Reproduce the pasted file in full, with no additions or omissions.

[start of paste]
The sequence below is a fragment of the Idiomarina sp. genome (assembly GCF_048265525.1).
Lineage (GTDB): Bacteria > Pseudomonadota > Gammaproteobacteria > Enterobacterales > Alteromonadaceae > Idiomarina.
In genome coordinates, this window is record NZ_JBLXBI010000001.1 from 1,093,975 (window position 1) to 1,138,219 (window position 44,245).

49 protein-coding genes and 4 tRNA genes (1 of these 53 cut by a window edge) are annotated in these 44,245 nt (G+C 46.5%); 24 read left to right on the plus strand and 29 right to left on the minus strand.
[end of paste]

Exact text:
The sequence below is a fragment of the Idiomarina sp. genome (assembly GCF_048265525.1).
Lineage (GTDB): Bacteria > Pseudomonadota > Gammaproteobacteria > Enterobacterales > Alteromonadaceae > Idiomarina.
In genome coordinates, this window is record NZ_JBLXBI010000001.1 from 1,093,975 (window position 1) to 1,138,219 (window position 44,245).

49 protein-coding genes and 4 tRNA genes (1 of these 53 cut by a window edge) are annotated in these 44,245 nt (G+C 46.5%); 24 read left to right on the plus strand and 29 right to left on the minus strand.